Archbishop Zygmunt Zimowski told those affected by leprosy that God's love will never fail them.
In statement for the 59th World Leprosy Day, which will be observed on Jan. 29, the archbishop addressed survivors of the disease and those still suffering from it around the globe.
“He who is in suffering and … prays to the Lord is certain that God's love will never abandon him,” the Archbishop told those who are suffering from the disease.
Archbishop Zimowski, who heads the Pontifical Council for Health Care Workers, said that those currently being treated for leprosy can and must “express all the riches of their dignity and spirituality.” He also counseled them to be in solidarity with others who have been “equally afflicted and have been marked indelibly by this infection.”
Those who have been cured of the disease can “communicate their gratitude in a practical way” by providing moral support to those still suffering from leprosy and contributing to the identification and prevention of the disease, he said.
“Those who have attained a cure can in this way communicate all their interior riches ... as people touched by suffering and involved in working for the health of the community to which they belong.”
Leprosy, which is also called Hansen’s Disease, has not been eradicated from the modern world, although it continues to decrease every year. The World Health Organization estimated a total of about 200,000 cases in 2010 – 2011.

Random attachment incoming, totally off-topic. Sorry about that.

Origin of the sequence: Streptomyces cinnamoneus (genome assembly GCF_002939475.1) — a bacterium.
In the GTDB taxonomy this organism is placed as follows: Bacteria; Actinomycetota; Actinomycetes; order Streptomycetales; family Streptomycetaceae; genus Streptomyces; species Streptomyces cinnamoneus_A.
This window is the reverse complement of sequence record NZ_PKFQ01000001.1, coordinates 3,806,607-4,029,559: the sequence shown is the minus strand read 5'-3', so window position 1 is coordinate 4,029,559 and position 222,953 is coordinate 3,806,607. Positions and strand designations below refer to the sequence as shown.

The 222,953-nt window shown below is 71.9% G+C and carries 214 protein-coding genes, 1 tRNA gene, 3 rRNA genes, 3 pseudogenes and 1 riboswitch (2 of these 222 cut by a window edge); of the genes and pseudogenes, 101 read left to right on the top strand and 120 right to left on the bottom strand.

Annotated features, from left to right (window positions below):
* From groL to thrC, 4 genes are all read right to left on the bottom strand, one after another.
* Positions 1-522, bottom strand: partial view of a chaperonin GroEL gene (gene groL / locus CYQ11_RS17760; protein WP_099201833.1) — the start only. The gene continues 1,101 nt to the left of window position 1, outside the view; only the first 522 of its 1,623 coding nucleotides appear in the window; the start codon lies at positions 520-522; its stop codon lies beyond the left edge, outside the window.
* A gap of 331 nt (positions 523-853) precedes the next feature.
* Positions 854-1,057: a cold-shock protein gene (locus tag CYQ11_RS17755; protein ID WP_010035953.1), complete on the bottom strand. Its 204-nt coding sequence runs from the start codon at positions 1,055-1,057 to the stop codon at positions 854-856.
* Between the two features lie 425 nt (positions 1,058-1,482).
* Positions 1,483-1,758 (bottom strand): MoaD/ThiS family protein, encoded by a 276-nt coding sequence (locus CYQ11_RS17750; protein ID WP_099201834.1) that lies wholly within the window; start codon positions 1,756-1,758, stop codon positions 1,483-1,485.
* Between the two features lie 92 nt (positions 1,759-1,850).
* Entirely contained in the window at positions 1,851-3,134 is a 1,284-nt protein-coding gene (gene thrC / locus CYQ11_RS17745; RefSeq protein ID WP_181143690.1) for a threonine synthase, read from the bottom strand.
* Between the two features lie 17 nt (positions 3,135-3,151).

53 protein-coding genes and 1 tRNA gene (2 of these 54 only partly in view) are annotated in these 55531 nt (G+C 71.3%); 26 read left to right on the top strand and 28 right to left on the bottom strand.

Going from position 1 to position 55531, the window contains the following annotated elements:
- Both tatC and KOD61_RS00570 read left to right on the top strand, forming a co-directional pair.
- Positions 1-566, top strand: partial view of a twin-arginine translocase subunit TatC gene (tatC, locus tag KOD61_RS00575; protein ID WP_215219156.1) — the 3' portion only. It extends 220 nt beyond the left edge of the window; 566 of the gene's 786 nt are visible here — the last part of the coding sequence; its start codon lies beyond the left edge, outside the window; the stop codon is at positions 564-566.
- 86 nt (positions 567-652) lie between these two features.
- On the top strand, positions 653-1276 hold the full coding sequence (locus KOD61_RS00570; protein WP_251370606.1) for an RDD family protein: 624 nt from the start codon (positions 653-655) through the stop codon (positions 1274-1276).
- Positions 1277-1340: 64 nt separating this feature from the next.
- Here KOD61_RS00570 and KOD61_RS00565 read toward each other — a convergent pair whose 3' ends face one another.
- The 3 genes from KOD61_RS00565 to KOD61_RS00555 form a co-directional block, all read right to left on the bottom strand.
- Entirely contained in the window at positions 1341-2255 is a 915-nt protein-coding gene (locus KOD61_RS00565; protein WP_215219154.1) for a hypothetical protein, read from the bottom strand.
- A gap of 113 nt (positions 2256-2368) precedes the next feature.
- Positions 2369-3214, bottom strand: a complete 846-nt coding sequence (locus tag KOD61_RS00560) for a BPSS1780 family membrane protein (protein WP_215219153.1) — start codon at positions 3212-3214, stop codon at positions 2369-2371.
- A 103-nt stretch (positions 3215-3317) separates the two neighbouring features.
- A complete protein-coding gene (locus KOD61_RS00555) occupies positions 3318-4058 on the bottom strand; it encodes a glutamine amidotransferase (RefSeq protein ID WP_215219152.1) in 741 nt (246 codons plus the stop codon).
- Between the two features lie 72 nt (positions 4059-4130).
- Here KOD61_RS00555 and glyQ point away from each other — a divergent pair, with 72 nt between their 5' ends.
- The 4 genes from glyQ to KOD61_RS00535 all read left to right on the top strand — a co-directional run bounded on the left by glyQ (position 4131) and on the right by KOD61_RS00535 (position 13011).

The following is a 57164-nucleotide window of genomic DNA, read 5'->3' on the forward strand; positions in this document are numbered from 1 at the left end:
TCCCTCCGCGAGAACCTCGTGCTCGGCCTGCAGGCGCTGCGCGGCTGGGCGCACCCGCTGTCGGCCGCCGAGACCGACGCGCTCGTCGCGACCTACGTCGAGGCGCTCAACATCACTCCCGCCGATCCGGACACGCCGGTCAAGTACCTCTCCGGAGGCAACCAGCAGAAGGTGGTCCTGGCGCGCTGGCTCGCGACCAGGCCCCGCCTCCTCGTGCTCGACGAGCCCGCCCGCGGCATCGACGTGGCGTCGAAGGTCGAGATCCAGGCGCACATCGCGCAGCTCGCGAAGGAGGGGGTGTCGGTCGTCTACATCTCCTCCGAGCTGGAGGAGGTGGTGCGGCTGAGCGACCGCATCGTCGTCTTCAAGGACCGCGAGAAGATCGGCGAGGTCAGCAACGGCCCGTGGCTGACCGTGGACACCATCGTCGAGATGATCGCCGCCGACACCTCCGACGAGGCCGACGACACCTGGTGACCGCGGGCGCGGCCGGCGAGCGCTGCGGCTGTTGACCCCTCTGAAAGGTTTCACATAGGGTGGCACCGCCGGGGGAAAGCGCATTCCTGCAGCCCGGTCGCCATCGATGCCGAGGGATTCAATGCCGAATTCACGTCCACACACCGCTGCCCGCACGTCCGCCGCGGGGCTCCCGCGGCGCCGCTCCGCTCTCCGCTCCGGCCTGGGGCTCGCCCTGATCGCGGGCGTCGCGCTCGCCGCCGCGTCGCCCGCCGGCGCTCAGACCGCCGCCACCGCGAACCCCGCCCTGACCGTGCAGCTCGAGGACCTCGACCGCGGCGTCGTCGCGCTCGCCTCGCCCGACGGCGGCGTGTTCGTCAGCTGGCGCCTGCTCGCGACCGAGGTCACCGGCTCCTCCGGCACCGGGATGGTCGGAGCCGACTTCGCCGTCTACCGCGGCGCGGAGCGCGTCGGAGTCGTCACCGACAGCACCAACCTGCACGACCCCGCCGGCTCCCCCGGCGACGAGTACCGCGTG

Archbishop Zimowski said that God's love and the love of the Church, which is an extension of God's work, “will never fail” them.
Pope Benedict XVI recently chose the gospel passage of Luke 17:19, “Stand and go; your faith has saved you” as the theme for the 20th World Day of the Sick, to be held on Feb. 11.
The archbishop pointed out that those afflicted by leprosy can find particular comfort in the Pope's scripture selection because it speaks of Christ's healing of the 10 lepers who were “readmitted to the community and reintegrated into the social occupational fabric.”
He expanded on the scripture passage by pointing out that the leper who returned to thank Jesus showed that “reacquired health is a sign of something more precious that mere physical healing.” The healing that the leper experienced was also a sign of salvation through Christ.
Archbishop Zimowski noted the many volunteer organizations that have helped in reducing the number of cases of leprosy, especially the Raoul Follereau Foundation based in Bologna, Italy.
He urged those involved in treating leprosy to fight against the disease and to continue their work “tenaciously” to reduce relapse cases.